German Football Association (DFB) President Reinhard Grindel said on Sunday he should have been more supportive of Mesut Özil when the midfielder was the target of "racist attacks".
Özil, 29, announced his international retirement last month after Germany crashed out of the World Cup. He said he had faced "racism and disrespect" because of his Turkish roots.
Özil, who had been a key member of the 2014 World Cup-winning side, had faced a barrage of criticism for having his photograph taken with Turkish President Recep Tayyip Erdoğan in May and for his performances at the World Cup in Russia.
In his resignation statement last month, Özil, who has Turkish roots, also accused the DFB and Grindel of failing to back him in the row over the photo.
He complained of facing "racism and disrespect", due to his Turkish roots, and specifically took aim at Grindel in a three-page statement.
"In the eyes of Grindel and his supporters, I am German when we win, but I am an immigrant when we lose," Özil wrote damningly, sparking fierce debate about integration in Germany.
In an interview with Bild newspaper on Sunday, Grindel said he should have handled things differently.
"I should have positioned myself more clearly given the racist attacks from some corners and I should have put myself in front of Mesut Özil," Grindel said.
"Such attacks are unacceptable. I should have found clear words."
Özil had been jeered in Germany's last warm-up games before the World Cup and many German fans had called for him to be dropped from the squad over the photo.
"I am sorry he feels let down by the DFB," Grindel added.
Özil was made one of the scapegoats for Germany's earliest exit at a World Cup for 80 years in Russia, the side failing to get out of the group stage despite being the defending champions.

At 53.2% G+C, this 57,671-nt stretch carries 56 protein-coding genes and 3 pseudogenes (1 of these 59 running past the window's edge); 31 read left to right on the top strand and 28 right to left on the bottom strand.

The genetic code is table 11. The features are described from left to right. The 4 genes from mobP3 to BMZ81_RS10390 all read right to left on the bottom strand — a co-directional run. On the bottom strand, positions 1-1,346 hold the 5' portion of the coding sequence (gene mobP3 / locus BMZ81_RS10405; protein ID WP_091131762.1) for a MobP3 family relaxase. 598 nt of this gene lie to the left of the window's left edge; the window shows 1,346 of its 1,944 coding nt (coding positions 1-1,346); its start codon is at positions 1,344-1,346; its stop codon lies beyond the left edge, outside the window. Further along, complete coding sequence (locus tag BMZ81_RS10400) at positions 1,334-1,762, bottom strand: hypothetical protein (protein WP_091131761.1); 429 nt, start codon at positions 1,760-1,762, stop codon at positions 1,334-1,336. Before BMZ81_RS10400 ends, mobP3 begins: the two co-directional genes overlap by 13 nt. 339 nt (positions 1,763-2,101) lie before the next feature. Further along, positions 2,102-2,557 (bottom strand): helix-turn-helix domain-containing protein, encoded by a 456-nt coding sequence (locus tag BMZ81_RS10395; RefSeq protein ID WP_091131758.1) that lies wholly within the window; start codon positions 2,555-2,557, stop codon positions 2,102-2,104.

Grindel, however, said he had never blamed Özil for that failure.
"It was always clear for me that we win together and we lose together. It would be absurd to blame one single player for our elimination," the 56-year-old, who took over the DFB in 2016, said.
He also ruled out resigning over the affair, saying he felt "strong backing from regional federations and the Bundesliga".
Grindel said the door is not closed for Özil to play for Germany again under head coach Joachim Loew, who has always supported the attacking midfielder.
"The board (of the DFB) and the national coach would need to discuss that together," said Grindel.
"But so far there has not been a discussion between Joachim Loew and Mesut Özil, which I know would be very important to the national coach."
Loew has promised sweeping changes to the squad he will announce on August 29 to face World Cup winners France in Munich on September 6.
Grindel wants to bring the Germany team closer to the public with cheaper tickets for home internationals and open training sessions.
Germany's World Cup slogan - 'Best Never Rest' - was criticized by fans and Grindel admits the marketing around the team hit the wrong note.
"I also think the concept around the term 'die Mannschaft' (the team) is perceived as very artificial. We should put that to the test," Grindel added.
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